Iran judiciary chief urges crackdown on ‘infiltrators’ after killing of scientist

Iranian Judiciary chief Ebrahim Raisi addresses a meeting with foreign ambassadors in Iran in the Islamic republic's capital Tehran on June 24, 2019. (AFP)

Iran’s judiciary chief Ebrahim Raisi called on the country’s security services on Monday to crackdown on “infiltration networks” following the killing of a top Iranian military nuclear scientist.

“The intelligence and security services should not hesitate in identifying and destroying the infiltration networks throughout the country and those who conspire with the enemy from within,” the semi-official Mehr news agency quoted Raisi as saying.

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Mohsen Fakhrizadeh, believed by the West to have been the architect of a secret Iranian military nuclear program, was killed in an ambush near Tehran on Friday.

A handout photo made available by Iran state TV (IRIB) on November 27, 2020, shows the damaged car of Iranian nuclear scientist Mohsen Fakhrizadeh after it was attacked near the capital Tehran. (AFP)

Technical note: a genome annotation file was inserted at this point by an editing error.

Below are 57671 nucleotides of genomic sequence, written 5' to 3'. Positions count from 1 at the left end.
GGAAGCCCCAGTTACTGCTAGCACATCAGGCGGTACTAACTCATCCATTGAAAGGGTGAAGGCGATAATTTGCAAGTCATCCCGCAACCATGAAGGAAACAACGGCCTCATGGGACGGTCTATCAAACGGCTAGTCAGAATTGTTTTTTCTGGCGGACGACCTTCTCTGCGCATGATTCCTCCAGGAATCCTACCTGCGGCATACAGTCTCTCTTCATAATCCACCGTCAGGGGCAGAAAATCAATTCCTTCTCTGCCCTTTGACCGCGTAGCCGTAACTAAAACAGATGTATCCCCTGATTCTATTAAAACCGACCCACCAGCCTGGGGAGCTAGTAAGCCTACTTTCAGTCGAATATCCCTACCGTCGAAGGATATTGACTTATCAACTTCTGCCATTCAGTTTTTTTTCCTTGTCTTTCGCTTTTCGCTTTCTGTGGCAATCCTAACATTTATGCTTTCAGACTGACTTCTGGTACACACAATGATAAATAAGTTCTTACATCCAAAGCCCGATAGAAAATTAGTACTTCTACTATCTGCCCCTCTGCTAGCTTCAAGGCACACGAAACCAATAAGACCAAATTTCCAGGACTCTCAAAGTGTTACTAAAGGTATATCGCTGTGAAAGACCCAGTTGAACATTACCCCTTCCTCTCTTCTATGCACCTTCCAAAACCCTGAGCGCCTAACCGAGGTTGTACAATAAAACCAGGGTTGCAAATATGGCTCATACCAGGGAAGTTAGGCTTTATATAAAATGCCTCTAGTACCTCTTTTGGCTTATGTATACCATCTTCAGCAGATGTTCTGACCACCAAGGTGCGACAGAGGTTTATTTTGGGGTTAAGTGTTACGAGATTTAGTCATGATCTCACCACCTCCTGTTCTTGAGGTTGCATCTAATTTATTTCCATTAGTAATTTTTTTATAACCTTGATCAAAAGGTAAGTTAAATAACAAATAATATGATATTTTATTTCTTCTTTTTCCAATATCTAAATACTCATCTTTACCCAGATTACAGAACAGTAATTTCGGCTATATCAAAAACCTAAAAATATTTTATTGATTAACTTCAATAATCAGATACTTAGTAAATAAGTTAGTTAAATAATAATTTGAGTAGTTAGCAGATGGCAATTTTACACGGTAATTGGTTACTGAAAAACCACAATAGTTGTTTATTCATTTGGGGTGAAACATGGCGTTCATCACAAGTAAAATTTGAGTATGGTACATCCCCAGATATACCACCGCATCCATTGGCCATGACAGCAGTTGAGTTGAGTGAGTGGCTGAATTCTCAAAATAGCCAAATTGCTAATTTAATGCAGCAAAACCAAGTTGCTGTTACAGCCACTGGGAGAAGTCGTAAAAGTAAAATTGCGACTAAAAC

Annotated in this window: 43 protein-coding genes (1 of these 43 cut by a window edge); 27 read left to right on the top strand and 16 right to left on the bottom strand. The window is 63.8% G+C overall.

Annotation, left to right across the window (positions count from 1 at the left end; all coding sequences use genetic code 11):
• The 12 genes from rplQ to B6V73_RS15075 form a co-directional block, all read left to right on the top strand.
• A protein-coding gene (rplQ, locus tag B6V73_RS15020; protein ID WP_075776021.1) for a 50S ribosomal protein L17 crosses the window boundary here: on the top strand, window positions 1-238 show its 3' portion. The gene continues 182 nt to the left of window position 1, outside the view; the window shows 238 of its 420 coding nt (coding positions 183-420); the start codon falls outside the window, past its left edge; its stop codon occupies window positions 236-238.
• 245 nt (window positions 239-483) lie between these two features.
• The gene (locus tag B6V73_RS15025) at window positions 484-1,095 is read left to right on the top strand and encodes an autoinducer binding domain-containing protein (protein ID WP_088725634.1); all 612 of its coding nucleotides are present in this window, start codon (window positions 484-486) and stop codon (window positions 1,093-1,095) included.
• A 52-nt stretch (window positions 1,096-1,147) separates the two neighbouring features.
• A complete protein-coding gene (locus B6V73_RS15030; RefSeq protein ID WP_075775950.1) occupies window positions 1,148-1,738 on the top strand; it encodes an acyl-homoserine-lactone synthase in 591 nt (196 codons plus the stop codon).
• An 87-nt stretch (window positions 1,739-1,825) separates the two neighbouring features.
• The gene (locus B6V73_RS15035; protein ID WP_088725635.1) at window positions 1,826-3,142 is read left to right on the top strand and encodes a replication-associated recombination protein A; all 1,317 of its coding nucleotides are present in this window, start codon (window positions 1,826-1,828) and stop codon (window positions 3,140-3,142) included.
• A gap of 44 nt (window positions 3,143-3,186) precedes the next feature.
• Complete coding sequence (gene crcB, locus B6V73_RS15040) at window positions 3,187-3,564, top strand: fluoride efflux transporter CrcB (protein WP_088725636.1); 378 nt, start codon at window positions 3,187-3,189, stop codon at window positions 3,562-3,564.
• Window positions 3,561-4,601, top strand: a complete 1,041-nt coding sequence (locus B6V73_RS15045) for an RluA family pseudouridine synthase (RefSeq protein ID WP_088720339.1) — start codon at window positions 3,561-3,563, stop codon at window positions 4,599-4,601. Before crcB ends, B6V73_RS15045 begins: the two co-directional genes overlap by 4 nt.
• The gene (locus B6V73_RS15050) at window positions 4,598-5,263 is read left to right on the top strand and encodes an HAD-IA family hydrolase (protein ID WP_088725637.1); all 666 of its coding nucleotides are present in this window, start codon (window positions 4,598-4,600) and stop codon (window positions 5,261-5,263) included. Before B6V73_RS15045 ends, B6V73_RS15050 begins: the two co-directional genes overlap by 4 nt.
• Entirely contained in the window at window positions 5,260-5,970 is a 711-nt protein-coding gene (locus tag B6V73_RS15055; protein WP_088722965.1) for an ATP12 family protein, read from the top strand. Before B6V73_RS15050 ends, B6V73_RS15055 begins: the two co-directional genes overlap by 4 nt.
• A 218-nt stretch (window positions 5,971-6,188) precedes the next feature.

A handout photo made available by Iran state TV (IRIB) on November 27, 2020, shows the damaged car of Iranian nuclear scientist Mohsen Fakhrizadeh after it was attacked near the capital Tehran. (AFP)

Iranian officials have accused Israel of being behind Fakhrizadeh’s assassination and vowed retaliation. Israel has declined to comment on the killing.

Raisi, a powerful figure who is seen as a likely successor to Supreme Leader Ali Khamenei, called for the formation of a special judicial committee to prosecute the perpetrators.

Iranian rights activists have expressed concern that authorities could carry out arbitrary arrests.

A handout picture provided by the office of Iran's Supreme Leader Ali Khamenei on November 3, 2020 shows him speaking during a live televised speech. (AFP)

A handout picture provided by the office of Iran's Supreme Leader Ali Khamenei on November 3, 2020 shows him speaking during a live televised speech. (AFP)

Raisi also criticized calls for restraint by Western powers following the assassination, saying: “Westerners who call for restraint in response to assassinations are actually giving the green light to terrorists.”

Assassinations and sanctions are “two sides of the same coin,” Raisi added, stating: “It is wrong to hope for the lifting of sanctions through negotiation. Experience has shown that one should only be strong against those who sanction and assassinate.”

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Last Update: Monday, 30 November 2020 KSA 14:32 - GMT 11:32
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